“Never before in all our history have these forces been so united against one candidate as they stand today. They are unanimous in their hate for me — and I welcome their hatred.”
Despite that opposition, by rallying the American people, FDR and his progressive coalition created the New Deal, won four terms, and created an economy that worked for all and not just the few.
Today, New Deal initiatives like Social Security, unemployment compensation, the right to form a union, the minimum wage, protection for farmers, regulation of Wall Street and massive infrastructure improvements are considered pillars of American society.
But, while he stood up for the working families of our country, we can never forget that President Roosevelt was reviled by the oligarchs of his time, who berated these extremely popular programs as “socialism.”
Similarly, in the 1960s, when Lyndon Johnson brought about Medicare, Medicaid and other extremely popular programs, he was also viciously attacked by the ruling class of this country.
And here is the point. It is no exaggeration to state, that not only did FDR’s agenda improve the lives of millions of Americans, but the New Deal was enormously popular politically and helped defeat far-right extremism.
For a time.
Today, America and the world are once again moving towards authoritarianism — and the same right-wing forces of oligarchy, corporatism, nationalism, racism and xenophobia are on the march, pushing us to make the apocalyptically wrong choice that Europe made in the last century.
Today, we now see a handful of billionaires with unprecedented wealth and power.
We see huge private monopolies — operating outside of any real democratic oversight and often subsidized by taxpayers – with the power to control almost every aspect of our lives.
They are the profit-taking gatekeepers of our health care, our technology, our finance system, our food supply and almost all of the other basic necessities of life. They are Wall Street, the insurance companies, the drug companies, the fossil fuel industry, the military industrial complex, the prison industrial complex and giant agri-businesses.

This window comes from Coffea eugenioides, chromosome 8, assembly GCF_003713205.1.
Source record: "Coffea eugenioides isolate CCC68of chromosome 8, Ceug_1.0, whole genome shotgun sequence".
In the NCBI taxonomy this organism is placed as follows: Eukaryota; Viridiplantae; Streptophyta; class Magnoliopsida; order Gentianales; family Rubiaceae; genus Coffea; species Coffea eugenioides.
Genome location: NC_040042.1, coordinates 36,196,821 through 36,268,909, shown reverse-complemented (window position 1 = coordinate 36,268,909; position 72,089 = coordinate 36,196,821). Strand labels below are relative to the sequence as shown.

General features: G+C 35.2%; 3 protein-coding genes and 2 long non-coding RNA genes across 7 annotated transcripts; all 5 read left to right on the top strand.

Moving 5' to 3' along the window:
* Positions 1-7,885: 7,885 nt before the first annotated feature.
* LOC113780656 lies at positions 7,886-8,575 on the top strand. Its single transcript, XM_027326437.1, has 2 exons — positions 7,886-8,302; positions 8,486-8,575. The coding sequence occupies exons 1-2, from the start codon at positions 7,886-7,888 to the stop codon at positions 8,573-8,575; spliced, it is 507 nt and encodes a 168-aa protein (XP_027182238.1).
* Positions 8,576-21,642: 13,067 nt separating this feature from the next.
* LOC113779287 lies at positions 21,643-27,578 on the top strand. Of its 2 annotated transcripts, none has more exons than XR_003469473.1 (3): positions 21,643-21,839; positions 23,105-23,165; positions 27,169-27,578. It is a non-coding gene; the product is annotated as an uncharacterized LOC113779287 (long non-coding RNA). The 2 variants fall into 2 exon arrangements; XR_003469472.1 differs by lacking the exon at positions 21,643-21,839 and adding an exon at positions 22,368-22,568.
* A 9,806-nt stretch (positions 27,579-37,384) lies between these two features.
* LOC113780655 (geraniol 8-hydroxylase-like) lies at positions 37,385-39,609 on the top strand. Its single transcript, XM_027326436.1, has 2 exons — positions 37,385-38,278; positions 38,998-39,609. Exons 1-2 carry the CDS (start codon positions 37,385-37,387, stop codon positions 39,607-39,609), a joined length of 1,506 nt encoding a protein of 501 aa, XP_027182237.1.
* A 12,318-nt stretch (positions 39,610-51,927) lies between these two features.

They are the entities with unlimited wealth who surround our nation’s capitol with thousands of well-paid lobbyists, who to a significant degree write the laws that we live under.
Today, we have a demagogue in the White House who, for cheap political gain, is attempting to deflect the attention of the American people away from the real crises that we face and, instead, is doing what demagogues always do — and that is divide people up and legislate hatred. This is a president who supports brutal family separations, border walls, Muslim bans, anti-LGBT policies, deportations and voter suppression.
It is my very strong belief that the United States must reject that path of hatred and divisiveness — and instead find the moral conviction to choose a different path, a higher path, a path of compassion, justice and love.
It is the path that I call democratic socialism.
Over eighty years ago Franklin Delano Roosevelt helped create a government that made transformative progress in protecting the needs of working families. Today, in the second decade of the 21st century, we must take up the unfinished business of the New Deal and carry it to completion.
This is the unfinished business of the Democratic Party and the vision we must accomplish.
In order to accomplish that goal, it means committing ourselves to protecting political rights, to protecting civil rights – and to protect economic rights of all people in this country.
As FDR stated in his 1944 State of the Union address: “We have come to a clear realization of the fact that true individual freedom cannot exist without economic security and independence.”
Today, our Bill of Rights guarantees the American people a number of important constitutionally protected political rights. And while we understand that these rights have not always been respected and we have so much more work to do, we are proud that our constitution guarantees freedom of religion, freedom of expression, freedom of assembly, a free press and other rights because we understand that we can never have true American freedom unless we are free from authoritarian tyranny.
Now, we must take the next step forward and guarantee every man, woman and child in our country basic economic rights – the right to quality health care, the right to as much education as one needs to succeed in our society, the right to a good job that pays a living wage, the right to affordable housing, the right to a secure retirement, and the right to live in a clean environment.
We must recognize that in the 21st century, in the wealthiest country in the history of the world, economic rights are human rights.
That is what I mean by democratic socialism.
As Dr. Martin Luther King Jr. said, “Call it democracy, or call it democratic socialism, but there must be a better distribution of wealth within this country for all of God’s children.”
May the best candidate who is looking out for our interests win.
May the long-suffering working people of this country, be given the time and space, to actually choose that candidate.
The punditocracy wound be wise to just let the people vote. To let the chips fall where they may.
Assuming they want to keep any remnants of an audience (that their corporate advertisers expect).